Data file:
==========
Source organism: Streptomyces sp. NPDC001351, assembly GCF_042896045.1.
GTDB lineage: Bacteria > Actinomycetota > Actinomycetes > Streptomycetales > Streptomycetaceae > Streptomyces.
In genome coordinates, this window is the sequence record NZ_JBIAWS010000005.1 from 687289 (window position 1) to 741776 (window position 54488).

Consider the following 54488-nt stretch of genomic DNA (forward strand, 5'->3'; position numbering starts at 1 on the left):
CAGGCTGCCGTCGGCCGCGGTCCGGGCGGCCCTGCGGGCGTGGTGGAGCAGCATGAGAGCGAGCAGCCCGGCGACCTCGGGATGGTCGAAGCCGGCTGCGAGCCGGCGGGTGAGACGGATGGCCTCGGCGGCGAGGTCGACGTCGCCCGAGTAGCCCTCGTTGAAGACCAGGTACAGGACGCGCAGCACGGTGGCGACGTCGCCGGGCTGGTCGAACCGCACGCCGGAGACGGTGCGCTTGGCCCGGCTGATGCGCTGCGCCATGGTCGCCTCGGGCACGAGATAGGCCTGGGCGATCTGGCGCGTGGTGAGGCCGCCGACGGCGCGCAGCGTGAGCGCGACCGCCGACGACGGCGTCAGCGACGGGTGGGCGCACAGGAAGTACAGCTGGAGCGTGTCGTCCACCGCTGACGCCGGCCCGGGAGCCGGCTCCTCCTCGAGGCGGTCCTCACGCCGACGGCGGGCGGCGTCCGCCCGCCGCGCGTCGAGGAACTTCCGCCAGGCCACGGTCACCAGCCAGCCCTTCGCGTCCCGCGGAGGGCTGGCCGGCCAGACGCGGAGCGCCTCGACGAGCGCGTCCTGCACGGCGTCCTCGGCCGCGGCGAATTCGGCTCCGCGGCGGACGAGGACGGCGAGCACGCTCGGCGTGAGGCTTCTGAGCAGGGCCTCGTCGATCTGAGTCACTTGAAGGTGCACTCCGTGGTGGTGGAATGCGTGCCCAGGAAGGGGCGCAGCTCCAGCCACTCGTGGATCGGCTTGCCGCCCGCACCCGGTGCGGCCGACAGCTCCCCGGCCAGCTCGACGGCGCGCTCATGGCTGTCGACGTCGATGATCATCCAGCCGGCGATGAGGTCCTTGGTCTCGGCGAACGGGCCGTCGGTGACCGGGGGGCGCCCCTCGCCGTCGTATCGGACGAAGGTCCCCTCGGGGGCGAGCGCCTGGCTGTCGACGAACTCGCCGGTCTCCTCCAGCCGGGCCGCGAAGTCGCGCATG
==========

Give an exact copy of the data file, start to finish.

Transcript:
Source organism: Streptomyces sp. NPDC001351, assembly GCF_042896045.1.
GTDB lineage: Bacteria > Actinomycetota > Actinomycetes > Streptomycetales > Streptomycetaceae > Streptomyces.
In genome coordinates, this window is the sequence record NZ_JBIAWS010000005.1 from 687289 (window position 1) to 741776 (window position 54488).

Consider the following 54488-nt stretch of genomic DNA (forward strand, 5'->3'; position numbering starts at 1 on the left):
CAGGCTGCCGTCGGCCGCGGTCCGGGCGGCCCTGCGGGCGTGGTGGAGCAGCATGAGAGCGAGCAGCCCGGCGACCTCGGGATGGTCGAAGCCGGCTGCGAGCCGGCGGGTGAGACGGATGGCCTCGGCGGCGAGGTCGACGTCGCCCGAGTAGCCCTCGTTGAAGACCAGGTACAGGACGCGCAGCACGGTGGCGACGTCGCCGGGCTGGTCGAACCGCACGCCGGAGACGGTGCGCTTGGCCCGGCTGATGCGCTGCGCCATGGTCGCCTCGGGCACGAGATAGGCCTGGGCGATCTGGCGCGTGGTGAGGCCGCCGACGGCGCGCAGCGTGAGCGCGACCGCCGACGACGGCGTCAGCGACGGGTGGGCGCACAGGAAGTACAGCTGGAGCGTGTCGTCCACCGCTGACGCCGGCCCGGGAGCCGGCTCCTCCTCGAGGCGGTCCTCACGCCGACGGCGGGCGGCGTCCGCCCGCCGCGCGTCGAGGAACTTCCGCCAGGCCACGGTCACCAGCCAGCCCTTCGCGTCCCGCGGAGGGCTGGCCGGCCAGACGCGGAGCGCCTCGACGAGCGCGTCCTGCACGGCGTCCTCGGCCGCGGCGAATTCGGCTCCGCGGCGGACGAGGACGGCGAGCACGCTCGGCGTGAGGCTTCTGAGCAGGGCCTCGTCGATCTGAGTCACTTGAAGGTGCACTCCGTGGTGGTGGAATGCGTGCCCAGGAAGGGGCGCAGCTCCAGCCACTCGTGGATCGGCTTGCCGCCCGCACCCGGTGCGGCCGACAGCTCCCCGGCCAGCTCGACGGCGCGCTCATGGCTGTCGACGTCGATGATCATCCAGCCGGCGATGAGGTCCTTGGTCTCGGCGAACGGGCCGTCGGTGACCGGGGGGCGCCCCTCGCCGTCGTATCGGACGAAGGTCCCCTCGGGGGCGAGCGCCTGGCTGTCGACGAACTCGCCGGTCTCCTCCAGCCGGGCCGCGAAGTCGCGCATG